Surveillance at Triple S Food Mart shows an overhead angle of where Sterling was selling homemade CDs before he was approached by Baton Rouge officers, as well as Salamoni quickly becoming physical with Sterling — placing him in a headlock within seconds of arriving on the scene and drawing his service weapon almost immediately after.


“Don’t f****** move or I’ll shoot your f****** ass, bitch!” Salamoni screams. “Put your f****** hands on the car! Put your hands on the car or I’ll shoot you in your f****** head, you understand me? Don’t you f****** move, you hear me?”

After the shooting, a breathless Salamoni curses at Sterling, repeatedly calling him a “stupid motherf*****” and several other profanities as Sterling lies motionless on the ground.

Watching the Salamoni body cam video, it’s not hard to see how Sterling could have been very confused by what the police officers were ordering him to do. There was a long federal investigation of this case, which resulted in no charges, as well as a state investigation, which also produced no charges.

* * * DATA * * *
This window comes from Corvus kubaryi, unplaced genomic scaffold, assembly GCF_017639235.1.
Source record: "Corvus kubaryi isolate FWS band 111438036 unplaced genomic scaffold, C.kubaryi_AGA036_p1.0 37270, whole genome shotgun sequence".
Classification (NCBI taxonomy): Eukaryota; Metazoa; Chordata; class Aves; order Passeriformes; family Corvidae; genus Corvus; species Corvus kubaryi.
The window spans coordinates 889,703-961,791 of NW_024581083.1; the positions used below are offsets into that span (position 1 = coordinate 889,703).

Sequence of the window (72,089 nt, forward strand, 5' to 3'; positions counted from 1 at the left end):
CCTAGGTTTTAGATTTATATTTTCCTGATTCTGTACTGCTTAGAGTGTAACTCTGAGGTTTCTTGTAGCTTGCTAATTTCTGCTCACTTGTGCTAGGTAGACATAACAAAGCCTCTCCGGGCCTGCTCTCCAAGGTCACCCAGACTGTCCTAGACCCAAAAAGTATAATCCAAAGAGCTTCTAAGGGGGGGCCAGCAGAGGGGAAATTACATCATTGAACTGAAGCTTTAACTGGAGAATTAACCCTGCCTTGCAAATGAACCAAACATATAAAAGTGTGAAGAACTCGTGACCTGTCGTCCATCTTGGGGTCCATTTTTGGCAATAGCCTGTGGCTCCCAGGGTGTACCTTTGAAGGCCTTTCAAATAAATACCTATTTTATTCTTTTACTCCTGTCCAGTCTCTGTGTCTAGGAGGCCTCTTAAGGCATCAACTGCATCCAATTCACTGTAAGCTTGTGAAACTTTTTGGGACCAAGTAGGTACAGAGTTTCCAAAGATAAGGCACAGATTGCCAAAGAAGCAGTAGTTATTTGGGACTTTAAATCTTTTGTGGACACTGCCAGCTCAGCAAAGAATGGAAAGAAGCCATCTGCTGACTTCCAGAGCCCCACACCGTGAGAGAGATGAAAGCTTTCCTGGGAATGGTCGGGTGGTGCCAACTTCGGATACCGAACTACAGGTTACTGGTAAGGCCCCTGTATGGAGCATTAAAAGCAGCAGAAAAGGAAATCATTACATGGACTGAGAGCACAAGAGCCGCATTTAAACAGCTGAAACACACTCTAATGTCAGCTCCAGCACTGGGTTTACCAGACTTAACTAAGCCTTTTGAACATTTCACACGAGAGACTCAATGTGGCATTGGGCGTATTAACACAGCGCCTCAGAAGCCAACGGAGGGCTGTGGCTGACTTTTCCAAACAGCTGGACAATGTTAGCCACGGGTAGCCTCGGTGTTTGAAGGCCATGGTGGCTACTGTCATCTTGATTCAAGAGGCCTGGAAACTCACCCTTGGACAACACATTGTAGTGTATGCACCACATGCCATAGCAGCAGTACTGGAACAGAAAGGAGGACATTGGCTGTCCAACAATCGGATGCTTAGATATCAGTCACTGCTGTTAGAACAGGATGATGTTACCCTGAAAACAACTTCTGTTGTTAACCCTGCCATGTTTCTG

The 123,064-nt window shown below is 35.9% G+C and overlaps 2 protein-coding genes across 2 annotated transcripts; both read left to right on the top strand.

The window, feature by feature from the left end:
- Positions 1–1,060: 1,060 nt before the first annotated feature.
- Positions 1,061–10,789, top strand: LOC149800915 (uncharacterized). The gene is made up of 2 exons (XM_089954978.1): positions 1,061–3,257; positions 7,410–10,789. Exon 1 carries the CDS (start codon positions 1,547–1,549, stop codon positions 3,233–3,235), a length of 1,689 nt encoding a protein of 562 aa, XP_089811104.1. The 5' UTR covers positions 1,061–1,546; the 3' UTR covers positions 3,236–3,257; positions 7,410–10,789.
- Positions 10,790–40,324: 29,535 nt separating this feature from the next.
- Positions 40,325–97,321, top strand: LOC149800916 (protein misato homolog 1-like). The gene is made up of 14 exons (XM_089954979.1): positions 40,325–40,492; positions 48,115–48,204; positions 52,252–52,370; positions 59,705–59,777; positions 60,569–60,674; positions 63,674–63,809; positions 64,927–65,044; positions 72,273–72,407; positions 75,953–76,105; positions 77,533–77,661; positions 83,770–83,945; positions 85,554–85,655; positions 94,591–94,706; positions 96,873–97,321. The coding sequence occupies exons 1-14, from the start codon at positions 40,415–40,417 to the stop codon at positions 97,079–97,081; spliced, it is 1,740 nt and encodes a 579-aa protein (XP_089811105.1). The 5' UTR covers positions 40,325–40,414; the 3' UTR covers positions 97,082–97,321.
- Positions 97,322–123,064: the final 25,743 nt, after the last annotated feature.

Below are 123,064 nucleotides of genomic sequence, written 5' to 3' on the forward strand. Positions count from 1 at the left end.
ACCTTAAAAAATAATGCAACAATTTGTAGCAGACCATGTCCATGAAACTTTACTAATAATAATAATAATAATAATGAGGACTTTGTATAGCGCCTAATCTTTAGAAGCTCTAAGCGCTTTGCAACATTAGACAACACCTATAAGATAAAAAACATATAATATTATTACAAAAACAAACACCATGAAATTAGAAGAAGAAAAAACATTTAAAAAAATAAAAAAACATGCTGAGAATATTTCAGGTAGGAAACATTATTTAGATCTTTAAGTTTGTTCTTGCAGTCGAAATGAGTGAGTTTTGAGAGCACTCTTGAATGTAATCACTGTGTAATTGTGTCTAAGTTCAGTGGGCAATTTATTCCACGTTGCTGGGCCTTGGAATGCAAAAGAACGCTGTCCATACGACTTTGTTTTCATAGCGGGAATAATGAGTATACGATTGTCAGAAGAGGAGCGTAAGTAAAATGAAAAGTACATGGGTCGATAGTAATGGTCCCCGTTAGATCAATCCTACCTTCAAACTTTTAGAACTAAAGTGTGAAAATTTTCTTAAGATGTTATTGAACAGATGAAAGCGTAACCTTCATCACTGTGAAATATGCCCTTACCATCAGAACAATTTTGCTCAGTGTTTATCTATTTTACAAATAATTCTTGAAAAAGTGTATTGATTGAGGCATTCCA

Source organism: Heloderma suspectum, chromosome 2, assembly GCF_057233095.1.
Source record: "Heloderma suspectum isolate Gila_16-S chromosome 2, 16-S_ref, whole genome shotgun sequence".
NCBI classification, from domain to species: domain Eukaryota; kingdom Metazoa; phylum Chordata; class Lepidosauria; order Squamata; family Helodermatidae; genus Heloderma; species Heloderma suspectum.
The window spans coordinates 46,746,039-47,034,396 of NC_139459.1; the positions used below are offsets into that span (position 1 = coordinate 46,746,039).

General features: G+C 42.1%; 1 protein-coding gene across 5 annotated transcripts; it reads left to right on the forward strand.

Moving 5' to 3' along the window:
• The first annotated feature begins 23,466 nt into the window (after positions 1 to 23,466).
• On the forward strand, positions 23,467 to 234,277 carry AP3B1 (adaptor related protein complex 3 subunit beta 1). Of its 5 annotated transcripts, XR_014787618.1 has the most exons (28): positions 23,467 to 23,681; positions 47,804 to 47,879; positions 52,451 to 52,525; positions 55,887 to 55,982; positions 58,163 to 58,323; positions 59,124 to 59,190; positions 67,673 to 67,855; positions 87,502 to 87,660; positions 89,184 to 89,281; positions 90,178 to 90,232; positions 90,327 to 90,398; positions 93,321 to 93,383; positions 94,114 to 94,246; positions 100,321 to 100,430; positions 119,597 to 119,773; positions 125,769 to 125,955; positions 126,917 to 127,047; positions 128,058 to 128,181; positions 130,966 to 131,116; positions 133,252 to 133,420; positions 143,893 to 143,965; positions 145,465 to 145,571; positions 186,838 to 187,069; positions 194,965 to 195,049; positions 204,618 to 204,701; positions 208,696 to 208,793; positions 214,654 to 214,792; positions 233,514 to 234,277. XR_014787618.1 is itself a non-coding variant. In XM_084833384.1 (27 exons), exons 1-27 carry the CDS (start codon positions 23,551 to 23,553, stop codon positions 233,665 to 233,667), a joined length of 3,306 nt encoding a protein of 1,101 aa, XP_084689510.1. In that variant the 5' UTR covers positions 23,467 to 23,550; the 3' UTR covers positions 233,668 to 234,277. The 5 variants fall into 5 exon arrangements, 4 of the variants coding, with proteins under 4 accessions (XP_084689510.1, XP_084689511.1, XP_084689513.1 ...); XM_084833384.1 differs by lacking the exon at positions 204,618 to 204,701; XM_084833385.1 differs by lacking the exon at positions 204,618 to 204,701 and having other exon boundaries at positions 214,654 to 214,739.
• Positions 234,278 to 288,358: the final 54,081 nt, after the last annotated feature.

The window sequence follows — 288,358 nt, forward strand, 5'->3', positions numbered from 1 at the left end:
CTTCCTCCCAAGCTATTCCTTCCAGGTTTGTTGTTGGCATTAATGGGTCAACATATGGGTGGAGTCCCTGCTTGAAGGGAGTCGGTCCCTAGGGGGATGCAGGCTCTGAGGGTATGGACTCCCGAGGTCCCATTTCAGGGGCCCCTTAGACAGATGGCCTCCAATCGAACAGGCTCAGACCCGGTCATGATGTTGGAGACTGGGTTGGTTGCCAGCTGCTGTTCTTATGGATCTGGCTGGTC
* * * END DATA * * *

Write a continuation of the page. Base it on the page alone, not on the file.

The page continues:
Blane Salamoni may or may not deserve jail, but he does not have the temper to carry a gun and be authorized to use deadly force. With officers like that on the force, no wonder black people are afraid of cops. I’d be afraid if I were confronted by a police officer that threatened to blow my head off only seconds after engaging me — and with me not doing anything threatening to him.

If you don’t think we have a problem with violent police, watch the video above. At the beginning of the Alton Sterling affair, a former police officer who has strong feelings about police brutality took me through the available video, and told me that the police would likely not be charged, because their actions were legally justifiable, but that they were guilty of terrible police practice — not a crime, maybe, but still, Alton Sterling is dead, and he didn’t have to be.